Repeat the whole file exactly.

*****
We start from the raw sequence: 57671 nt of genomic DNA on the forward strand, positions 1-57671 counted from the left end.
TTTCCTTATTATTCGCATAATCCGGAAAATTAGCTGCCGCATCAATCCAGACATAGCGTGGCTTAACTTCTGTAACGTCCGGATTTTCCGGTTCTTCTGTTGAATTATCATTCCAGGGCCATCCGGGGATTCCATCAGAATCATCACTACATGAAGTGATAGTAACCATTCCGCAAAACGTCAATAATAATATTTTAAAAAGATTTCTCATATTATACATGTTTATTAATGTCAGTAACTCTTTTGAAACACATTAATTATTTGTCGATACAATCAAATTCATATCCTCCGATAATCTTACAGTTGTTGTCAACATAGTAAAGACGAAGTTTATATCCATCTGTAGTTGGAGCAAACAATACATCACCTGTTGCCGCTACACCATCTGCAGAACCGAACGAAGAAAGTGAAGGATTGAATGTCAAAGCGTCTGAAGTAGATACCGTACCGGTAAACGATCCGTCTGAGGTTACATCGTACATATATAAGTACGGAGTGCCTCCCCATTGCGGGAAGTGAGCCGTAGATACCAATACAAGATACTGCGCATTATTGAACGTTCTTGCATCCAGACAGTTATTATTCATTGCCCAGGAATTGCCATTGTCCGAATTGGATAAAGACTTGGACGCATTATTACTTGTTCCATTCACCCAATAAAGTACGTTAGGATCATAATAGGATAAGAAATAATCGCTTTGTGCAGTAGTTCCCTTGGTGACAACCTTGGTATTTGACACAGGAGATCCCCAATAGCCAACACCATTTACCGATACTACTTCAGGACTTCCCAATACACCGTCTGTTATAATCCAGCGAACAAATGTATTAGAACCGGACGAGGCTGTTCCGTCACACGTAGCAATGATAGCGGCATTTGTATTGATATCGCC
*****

We start from the raw sequence: 57671 nt of genomic DNA on the forward strand, positions 1-57671 counted from the left end.
TTTCCTTATTATTCGCATAATCCGGAAAATTAGCTGCCGCATCAATCCAGACATAGCGTGGCTTAACTTCTGTAACGTCCGGATTTTCCGGTTCTTCTGTTGAATTATCATTCCAGGGCCATCCGGGGATTCCATCAGAATCATCACTACATGAAGTGATAGTAACCATTCCGCAAAACGTCAATAATAATATTTTAAAAAGATTTCTCATATTATACATGTTTATTAATGTCAGTAACTCTTTTGAAACACATTAATTATTTGTCGATACAATCAAATTCATATCCTCCGATAATCTTACAGTTGTTGTCAACATAGTAAAGACGAAGTTTATATCCATCTGTAGTTGGAGCAAACAATACATCACCTGTTGCCGCTACACCATCTGCAGAACCGAACGAAGAAAGTGAAGGATTGAATGTCAAAGCGTCTGAAGTAGATACCGTACCGGTAAACGATCCGTCTGAGGTTACATCGTACATATATAAGTACGGAGTGCCTCCCCATTGCGGGAAGTGAGCCGTAGATACCAATACAAGATACTGCGCATTATTGAACGTTCTTGCATCCAGACAGTTATTATTCATTGCCCAGGAATTGCCATTGTCCGAATTGGATAAAGACTTGGACGCATTATTACTTGTTCCATTCACCCAATAAAGTACGTTAGGATCATAATAGGATAAGAAATAATCGCTTTGTGCAGTAGTTCCCTTGGTGACAACCTTGGTATTTGACACAGGAGATCCCCAATAGCCAACACCATTTACCGATACTACTTCAGGACTTCCCAATACACCGTCTGTTATAATCCAGCGAACAAATGTATTAGAACCGGACGAGGCTGTTCCGTCACACGTAGCAATGATAGCGGCATTTGTATTGATATCGCC